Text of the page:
Breasts are complex organs made up of fat, fibrous tissue, and tiny glands which produce milk. Like your uterus and other reproductive organs, your breasts change in response to the hormones estrogen and progesterone. This is why you may notice changes in size and sensitivity during different times of your menstrual cycle, pregnancy, breastfeeding, and menopause.
If you discover breast lumps or bumps while you are conducting regular self-breast exams at home, or if your doctor finds an irregularity during a physical examination or screening, you might fear the worst, such as breast cancer. However, not all breast problems are an indication of breast cancer. Non-cancerous diseases of the breasts are common.
Below are some examples of benign breast disorders.
Fibrocystic Breast Changes
What doctors used to call “fibrocystic breast disease” is now better known as fibrocystic breast changes. The condition of fibrocystic breasts is less of a disease and more of a breast condition in which the breasts are composed of lumpy, glandular tissue. Fibrocystic breasts can be swollen and tender, and feel lumpier than other women’s breasts.
While this condition isn’t harmful to your health, it can lead to breast pain, especially in the upper and outer region before the start of your period.
You can ease the discomfort with ice or a heating pad and an over-the counter NSAID (non-steroidal anti-inflammatory drug), such as ibuprofen. You may want to make sure that the bras you are wearing fit you well, to provide support to your breasts when they are feeling sensitive and swollen.
Fibroadenomas are tumors comprised of a mix of glandular and fibrous tissue. They’re firm, smooth masses that might feel similar to a marble stuck in your breast. They’re most common in teenagers and women under 30. Although they’re typically not painful or harmful, some women may be recommended to have them surgically removed or biopsied.
Breast cysts are fluid-filled sac common in women aged 25-55. They usually disappear after menopause. Cysts, large or small, can feel hard to the touch or squishy like an over-ripe grape. Although cysts are not cancerous, they can sometimes be painful.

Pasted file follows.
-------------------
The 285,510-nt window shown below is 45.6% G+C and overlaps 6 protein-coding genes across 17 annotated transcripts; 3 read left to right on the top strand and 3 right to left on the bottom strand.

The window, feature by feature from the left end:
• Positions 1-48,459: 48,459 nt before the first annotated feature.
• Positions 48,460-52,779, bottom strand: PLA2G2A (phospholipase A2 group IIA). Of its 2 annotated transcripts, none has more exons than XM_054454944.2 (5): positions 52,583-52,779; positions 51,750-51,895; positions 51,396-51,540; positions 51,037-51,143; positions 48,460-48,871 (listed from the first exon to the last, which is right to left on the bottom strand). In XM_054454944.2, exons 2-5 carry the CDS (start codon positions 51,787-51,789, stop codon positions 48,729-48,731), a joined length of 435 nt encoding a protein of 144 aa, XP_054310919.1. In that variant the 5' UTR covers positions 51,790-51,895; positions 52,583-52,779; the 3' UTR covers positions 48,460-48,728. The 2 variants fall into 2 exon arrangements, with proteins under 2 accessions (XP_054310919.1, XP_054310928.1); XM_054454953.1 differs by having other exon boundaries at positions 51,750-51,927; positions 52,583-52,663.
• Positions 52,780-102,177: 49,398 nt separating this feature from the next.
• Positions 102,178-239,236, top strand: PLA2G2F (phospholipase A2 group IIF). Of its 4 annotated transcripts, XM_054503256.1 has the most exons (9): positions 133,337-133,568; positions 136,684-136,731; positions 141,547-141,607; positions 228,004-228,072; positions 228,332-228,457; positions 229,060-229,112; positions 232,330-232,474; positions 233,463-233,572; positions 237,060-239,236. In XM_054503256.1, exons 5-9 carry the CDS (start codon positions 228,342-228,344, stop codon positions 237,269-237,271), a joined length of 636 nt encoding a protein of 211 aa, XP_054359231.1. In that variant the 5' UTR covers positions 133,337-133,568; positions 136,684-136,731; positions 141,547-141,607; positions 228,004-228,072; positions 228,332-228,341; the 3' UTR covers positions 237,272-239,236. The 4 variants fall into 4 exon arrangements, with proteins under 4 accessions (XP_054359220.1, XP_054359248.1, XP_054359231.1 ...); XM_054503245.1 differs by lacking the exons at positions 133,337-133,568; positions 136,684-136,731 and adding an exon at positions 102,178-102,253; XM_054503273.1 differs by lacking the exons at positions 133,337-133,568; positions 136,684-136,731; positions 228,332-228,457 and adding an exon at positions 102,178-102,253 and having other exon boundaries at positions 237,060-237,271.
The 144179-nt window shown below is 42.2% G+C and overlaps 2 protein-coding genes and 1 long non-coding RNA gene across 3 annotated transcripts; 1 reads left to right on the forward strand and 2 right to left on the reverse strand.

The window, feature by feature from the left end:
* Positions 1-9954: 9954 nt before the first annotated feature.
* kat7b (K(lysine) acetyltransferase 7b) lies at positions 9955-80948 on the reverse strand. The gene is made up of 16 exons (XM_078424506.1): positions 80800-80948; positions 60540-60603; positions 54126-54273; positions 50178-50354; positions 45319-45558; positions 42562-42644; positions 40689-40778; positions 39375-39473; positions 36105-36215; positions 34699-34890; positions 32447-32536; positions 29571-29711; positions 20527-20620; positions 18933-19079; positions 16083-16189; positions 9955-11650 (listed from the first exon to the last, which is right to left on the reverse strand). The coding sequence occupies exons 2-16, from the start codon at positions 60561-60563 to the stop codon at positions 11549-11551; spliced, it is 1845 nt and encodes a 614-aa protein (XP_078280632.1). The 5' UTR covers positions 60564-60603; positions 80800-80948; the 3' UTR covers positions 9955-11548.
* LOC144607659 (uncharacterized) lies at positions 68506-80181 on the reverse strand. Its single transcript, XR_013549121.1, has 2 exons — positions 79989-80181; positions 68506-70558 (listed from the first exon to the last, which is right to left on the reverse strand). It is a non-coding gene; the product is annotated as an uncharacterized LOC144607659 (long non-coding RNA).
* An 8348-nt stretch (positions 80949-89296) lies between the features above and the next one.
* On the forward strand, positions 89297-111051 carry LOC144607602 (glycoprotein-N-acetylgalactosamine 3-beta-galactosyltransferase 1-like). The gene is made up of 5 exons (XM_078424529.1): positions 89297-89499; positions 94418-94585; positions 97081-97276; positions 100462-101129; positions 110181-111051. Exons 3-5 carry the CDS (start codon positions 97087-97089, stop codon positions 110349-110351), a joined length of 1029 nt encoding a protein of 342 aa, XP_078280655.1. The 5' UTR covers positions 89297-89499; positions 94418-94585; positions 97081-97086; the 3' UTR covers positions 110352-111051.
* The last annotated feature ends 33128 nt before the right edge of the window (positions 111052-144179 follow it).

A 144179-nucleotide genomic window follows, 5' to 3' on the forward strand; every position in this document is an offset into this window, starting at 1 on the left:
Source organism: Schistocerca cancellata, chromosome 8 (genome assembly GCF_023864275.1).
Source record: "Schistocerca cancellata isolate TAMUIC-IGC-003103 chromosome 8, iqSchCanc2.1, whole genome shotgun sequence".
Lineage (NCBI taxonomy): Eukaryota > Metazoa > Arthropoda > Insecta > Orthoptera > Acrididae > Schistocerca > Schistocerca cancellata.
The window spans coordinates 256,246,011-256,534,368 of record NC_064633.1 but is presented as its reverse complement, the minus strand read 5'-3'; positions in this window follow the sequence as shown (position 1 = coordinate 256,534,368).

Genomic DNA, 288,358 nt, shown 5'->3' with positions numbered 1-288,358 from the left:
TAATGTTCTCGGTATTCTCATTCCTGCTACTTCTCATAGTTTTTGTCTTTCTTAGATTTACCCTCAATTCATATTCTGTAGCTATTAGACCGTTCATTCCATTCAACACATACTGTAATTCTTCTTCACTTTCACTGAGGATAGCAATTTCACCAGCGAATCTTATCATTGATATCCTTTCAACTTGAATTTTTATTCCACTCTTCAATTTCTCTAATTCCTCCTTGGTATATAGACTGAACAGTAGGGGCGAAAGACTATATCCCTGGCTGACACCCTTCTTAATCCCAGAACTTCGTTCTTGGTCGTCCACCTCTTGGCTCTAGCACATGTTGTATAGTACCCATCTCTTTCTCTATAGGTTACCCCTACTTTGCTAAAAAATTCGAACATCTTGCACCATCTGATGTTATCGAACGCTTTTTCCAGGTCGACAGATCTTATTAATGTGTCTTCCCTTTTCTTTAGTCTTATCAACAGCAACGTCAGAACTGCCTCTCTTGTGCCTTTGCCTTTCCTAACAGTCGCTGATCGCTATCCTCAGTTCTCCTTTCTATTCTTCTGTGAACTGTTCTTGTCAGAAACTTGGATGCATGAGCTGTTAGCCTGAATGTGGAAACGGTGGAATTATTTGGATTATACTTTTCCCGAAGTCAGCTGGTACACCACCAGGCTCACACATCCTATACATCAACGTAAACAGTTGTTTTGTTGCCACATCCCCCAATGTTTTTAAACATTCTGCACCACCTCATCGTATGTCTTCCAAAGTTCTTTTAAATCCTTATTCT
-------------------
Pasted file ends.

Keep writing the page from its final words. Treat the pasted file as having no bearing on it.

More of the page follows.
Painful cysts can be treated by draining the breast abscess through a fine needle aspiration, or by surgical removal. After removal, your OB-GYN might recommend you take birth control pills to reduce the chance of cysts reappearing.
Mastitis (Breast Infection)
Mastitis is an infection of the breast tissue most commonly in breastfeeding women. It occurs when a woman’s milk duct becomes clogged and is unable to drain. A woman is most susceptible to mastitis within the first 12 weeks after giving birth, but it can happen during other times.
Symptoms of Mastitis
The infection causes swelling, pain, warmth, and redness in the breasts. In severe cases, you may develop flu-like symptoms and feel fatigued. If you’re experiencing these symptoms, it’s important that you seek treatment right away so that you can continue caring for your baby and yourself.
Mastitis can be treated by draining the breast milk, sometimes with a breast pump, and by taking antibiotics. Your doctor may recommend an application of a hot, wet washcloth for 10-15 minutes several times throughout the day. If you are breastfeeding, ask your doctor whether it is safe for you to continue during treatment.
While it is quite normal for fluid discharge or milk to leak from your nipples when your pregnant or breastfeeding; this will decrease and eventually stop after you have weaned your baby.
Unexpected nipple discharge may be milky, clear, yellow, green, brown or bloody, thick and sticky or thin and watery, depending on the cause.
Nipple discharge can have a number of benign causes, including intraductal papilloma, mammary duct ectasia, abscesses, breast infection, excessive breast stimulation, fibrocystic breasts, galactorrhea, hormonal imbalance, injury or trauma to the breast, some medications, or prolactinoma, but also breast cancer.
What Do I Do if I Find a Lump in my Breast?
Finding a lump can be frightening, but it is not an uncommon experience. If you find a suspicious lump, please make an appointment with us. We can do a breast exam and order a mammogram if needed. A mammogram is a digital imaging test that helps us diagnose breast disorders.
We recommend that all women ages 40-75 have annual mammography to screen for abnormal growths. If we find something in the mammogram, we usually call you back for a second screening. This may include a more detailed mammogram, ultrasound, MRI, or biopsy. A biopsy involves removing a small sample of the lump for testing. It can be conducted with a narrow, hollow needle, or with a surgical lumpectomy.
Once we get your results back, we can make a diagnosis and talk about your treatment options.